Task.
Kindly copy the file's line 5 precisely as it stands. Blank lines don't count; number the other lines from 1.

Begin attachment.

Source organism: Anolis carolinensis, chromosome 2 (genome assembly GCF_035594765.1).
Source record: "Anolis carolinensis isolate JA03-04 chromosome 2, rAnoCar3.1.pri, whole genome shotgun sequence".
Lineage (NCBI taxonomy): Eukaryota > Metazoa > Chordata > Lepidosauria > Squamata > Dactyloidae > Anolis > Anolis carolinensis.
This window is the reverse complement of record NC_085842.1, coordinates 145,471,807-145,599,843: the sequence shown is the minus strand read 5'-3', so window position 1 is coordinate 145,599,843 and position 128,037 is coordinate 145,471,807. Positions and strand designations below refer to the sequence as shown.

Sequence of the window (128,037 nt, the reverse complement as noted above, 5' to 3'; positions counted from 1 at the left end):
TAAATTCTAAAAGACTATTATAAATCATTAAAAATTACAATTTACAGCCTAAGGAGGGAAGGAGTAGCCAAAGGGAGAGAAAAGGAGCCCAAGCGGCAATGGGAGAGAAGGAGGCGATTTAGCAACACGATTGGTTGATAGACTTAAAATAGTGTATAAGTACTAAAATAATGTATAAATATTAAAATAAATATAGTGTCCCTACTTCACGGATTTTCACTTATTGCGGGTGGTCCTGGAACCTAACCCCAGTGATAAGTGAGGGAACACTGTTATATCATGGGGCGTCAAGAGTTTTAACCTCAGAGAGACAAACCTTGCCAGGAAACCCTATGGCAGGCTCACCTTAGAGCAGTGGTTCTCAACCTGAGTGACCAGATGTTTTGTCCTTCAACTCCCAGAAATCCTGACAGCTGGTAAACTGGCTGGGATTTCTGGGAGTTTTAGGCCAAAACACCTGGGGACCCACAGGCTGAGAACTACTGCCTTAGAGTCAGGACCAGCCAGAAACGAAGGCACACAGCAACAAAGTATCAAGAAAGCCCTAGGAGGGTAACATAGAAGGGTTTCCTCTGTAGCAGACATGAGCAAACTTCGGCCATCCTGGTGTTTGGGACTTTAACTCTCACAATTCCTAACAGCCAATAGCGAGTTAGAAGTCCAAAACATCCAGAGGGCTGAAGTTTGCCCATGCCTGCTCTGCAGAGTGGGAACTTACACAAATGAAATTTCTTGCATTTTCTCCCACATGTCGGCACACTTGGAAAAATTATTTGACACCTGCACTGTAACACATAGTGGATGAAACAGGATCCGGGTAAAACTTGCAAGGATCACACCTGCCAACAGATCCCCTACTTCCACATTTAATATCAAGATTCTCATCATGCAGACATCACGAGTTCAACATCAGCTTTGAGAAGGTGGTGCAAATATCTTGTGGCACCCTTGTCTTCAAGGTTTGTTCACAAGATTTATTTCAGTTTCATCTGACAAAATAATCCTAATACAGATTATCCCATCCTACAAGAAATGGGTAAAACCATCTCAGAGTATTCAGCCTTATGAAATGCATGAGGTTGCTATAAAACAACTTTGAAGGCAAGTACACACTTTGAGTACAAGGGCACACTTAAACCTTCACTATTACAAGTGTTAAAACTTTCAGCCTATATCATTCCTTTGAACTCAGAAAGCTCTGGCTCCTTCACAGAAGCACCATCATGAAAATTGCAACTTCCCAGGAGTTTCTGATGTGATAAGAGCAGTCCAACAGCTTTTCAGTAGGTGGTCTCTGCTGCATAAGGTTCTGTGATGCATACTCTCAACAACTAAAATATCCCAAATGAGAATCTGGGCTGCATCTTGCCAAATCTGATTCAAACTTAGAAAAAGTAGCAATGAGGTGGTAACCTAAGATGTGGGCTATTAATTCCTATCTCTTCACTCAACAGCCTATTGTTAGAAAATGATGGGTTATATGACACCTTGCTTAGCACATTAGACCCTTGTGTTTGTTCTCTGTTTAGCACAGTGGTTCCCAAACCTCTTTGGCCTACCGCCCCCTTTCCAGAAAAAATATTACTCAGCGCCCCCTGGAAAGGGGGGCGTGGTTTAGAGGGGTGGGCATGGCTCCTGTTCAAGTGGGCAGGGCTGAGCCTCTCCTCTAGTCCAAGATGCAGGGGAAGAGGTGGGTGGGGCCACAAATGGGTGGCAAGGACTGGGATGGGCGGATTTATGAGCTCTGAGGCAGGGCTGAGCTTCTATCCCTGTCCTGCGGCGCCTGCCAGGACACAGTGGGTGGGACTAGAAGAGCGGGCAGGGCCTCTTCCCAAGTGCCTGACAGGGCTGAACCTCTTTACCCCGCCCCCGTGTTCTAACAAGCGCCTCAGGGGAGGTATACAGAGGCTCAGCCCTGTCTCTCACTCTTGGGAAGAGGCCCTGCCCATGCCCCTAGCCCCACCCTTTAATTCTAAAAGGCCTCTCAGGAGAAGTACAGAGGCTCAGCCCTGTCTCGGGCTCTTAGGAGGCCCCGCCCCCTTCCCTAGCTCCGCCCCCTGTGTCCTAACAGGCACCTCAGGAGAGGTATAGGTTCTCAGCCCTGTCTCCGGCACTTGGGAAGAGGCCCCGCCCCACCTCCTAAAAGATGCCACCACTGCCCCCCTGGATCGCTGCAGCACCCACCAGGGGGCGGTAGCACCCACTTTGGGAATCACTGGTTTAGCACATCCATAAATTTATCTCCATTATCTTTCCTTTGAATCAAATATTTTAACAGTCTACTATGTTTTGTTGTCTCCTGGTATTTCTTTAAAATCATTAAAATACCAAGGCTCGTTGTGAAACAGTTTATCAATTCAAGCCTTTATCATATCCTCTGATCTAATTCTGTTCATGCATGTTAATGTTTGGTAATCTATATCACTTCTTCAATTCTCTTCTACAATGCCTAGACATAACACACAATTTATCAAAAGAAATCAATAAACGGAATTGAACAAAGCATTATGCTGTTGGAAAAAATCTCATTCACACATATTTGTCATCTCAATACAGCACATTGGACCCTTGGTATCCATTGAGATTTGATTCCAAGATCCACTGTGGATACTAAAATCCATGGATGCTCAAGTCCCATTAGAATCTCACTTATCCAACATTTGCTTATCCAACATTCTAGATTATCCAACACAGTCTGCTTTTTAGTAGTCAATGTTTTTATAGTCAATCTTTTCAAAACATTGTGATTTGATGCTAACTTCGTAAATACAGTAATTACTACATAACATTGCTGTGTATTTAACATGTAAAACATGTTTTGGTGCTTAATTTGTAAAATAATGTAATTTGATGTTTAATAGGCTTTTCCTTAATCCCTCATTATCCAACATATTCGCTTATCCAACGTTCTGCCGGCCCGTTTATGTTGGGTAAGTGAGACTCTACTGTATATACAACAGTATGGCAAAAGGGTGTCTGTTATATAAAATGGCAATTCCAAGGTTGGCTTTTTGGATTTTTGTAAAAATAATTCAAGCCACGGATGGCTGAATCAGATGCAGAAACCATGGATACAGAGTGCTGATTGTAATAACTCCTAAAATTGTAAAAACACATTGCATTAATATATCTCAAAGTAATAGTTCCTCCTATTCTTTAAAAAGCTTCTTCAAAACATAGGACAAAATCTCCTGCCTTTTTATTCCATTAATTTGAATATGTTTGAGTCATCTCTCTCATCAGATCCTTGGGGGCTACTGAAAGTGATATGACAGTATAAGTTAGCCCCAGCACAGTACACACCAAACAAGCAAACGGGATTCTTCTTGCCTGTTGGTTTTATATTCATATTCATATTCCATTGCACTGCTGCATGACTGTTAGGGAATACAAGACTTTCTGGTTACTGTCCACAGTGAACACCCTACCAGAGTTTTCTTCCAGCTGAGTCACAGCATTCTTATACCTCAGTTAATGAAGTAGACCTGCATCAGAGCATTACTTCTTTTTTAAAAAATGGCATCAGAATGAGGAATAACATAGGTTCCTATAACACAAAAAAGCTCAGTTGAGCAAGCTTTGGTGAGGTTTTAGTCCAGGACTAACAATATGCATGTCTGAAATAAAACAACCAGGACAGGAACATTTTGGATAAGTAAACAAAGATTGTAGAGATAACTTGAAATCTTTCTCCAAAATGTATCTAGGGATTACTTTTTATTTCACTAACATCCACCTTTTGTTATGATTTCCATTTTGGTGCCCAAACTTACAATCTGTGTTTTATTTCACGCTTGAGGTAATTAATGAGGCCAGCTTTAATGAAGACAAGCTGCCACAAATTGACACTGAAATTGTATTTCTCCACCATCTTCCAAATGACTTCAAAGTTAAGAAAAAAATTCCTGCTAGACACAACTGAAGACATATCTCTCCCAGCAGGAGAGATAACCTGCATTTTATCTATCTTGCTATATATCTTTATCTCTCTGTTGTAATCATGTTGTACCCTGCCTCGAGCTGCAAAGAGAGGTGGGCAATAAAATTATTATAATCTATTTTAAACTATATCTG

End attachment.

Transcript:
Sequence of the window (128,037 nt, the reverse complement as noted above, 5' to 3'; positions counted from 1 at the left end):